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Public Notices

April 23, 2014

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Rabies Bait Packs Being Air-Dropped In N.E. Tenn.

Originally published: 2012-10-05 10:37:39
Last modified: 2012-10-05 10:41:25

NASHVILLE - Greene County is among the eight Northeast Tennessee counties in which state public health officials are currently distributing oral rabies vaccine.

The drops are part of a broader attempt to prevent the spread of rabies in wild raccoons along Tennessee's borders with Alabama, Georgia, North Carolina and Virginia, state health officials say.

The oral rabies vaccine drops began Tuesday in Northeast Tennessee and will continue through Friday, Oct. 12.

The annual baiting program is administered by the U.S. Department of Agriculture (USDA) Animal and Plant Health Inspection Service, Wildlife Services.

"Control of raccoon rabies is a vital aspect of protecting public health in Tennessee," said state Health Commissioner John Dreyzehner, M.D., M.P.H.

Public health workers will distribute vaccine packets placed inside fishmeal blocks or coated with fishmeal as bait throughout a 15-county area in Tennessee to create a barrier against westward spread of the raccoon-adapted strain of rabies virus.

The barrier varies from 30 to 60 miles wide and covers approximately 3,400 square miles, running along the Tennessee/Virginia and Tennessee/North Carolina border ares in northeast Tennessee to the Georgia border in southeast Tennessee, near Chattanooga.

The vaccine packets will be distributed by hand from vehicles in urban and suburban areas and dropped from specially equipped airplanes in rural areas.

"Rabies is most common in wild animals in Tennessee, and is a threat to humans and domestic animals that come into contact with wildlife," said L. Rand Carpenter, D.V.M., state public health veterinarian.

Rabies, once the disease develops, is almost universally fatal. However, it is completely preventable if vaccine is provided soon after exposure.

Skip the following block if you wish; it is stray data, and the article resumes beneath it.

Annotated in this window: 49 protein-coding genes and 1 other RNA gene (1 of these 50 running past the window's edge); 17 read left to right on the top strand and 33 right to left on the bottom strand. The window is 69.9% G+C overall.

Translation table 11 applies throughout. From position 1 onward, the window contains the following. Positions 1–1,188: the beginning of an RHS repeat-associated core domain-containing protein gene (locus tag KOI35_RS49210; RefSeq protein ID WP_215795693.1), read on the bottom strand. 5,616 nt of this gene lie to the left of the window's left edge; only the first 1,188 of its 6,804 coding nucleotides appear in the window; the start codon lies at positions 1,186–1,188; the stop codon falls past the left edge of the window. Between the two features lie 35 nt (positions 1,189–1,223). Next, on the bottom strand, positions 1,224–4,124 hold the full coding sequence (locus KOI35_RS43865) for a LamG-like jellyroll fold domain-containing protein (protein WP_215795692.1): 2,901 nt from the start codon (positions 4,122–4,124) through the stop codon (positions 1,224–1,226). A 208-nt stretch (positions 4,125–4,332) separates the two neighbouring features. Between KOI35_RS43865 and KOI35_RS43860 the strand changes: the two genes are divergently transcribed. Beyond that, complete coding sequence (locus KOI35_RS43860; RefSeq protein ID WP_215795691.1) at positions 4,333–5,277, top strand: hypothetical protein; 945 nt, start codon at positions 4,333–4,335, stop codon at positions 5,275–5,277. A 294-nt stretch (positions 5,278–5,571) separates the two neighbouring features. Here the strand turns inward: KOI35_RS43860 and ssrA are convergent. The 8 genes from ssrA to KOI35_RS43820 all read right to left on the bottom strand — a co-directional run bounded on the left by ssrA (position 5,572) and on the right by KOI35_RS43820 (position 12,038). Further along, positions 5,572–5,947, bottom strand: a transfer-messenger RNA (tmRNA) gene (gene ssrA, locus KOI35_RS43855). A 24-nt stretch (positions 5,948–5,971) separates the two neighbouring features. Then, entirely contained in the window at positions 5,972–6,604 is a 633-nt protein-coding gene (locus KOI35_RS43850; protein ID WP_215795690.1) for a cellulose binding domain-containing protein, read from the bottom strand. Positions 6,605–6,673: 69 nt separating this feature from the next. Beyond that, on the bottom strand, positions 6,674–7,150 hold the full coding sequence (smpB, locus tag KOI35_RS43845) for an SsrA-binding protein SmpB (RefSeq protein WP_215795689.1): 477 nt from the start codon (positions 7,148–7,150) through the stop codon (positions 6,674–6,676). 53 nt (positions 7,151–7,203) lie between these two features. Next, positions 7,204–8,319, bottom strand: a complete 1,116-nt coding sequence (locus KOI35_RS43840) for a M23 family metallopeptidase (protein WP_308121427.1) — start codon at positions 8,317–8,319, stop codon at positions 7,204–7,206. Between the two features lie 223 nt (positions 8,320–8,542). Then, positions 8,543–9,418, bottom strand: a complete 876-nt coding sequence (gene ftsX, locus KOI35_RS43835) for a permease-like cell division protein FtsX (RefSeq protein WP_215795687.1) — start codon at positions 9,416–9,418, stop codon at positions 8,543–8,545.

Two raccoons have been diagnosed with rabies in the eastern part of Tennessee so far this year.

Since raccoon rabies was first detected in Tennessee in 2003, the disease has not spread as rapidly here as has been documented in other areas of the United States.

Although the vaccine products are safe, the USDA Wildlife Services program has issued these precautions:

* If you or your pet finds a baited vaccine packet, confine your pet and look for other baits in the area. Wear gloves or use a towel and toss baits into a wooded or fence row area. These baits should be removed from where your pet could easily eat them. Eating these baits won't harm your pet, but consuming several baits might upset your pet's stomach.

* Don't try to remove an oral rabies vaccine packet from your pet's mouth, as you could be bitten.

* Wear gloves or use a towel when you pick up bait. While there is no harm in touching undamaged baits, they have a strong fishmeal smell. Wash your hands thoroughly with soap and water if there is any chance the vaccine packet has been ruptured.

* Instruct children to leave baits alone.

* A warning label on each bait advises people not to touch the bait, and contains the rabies information line telephone number.

For additional information on rabies prevention or the oral rabies vaccine program, call the USDA Wildlife Services toll-free rabies line at 1-866-487-3297 or the Tennessee Department of Health at 1-615-741-7247.

You can also find rabies information at

For more information and stories, see The Greeneville Sun.

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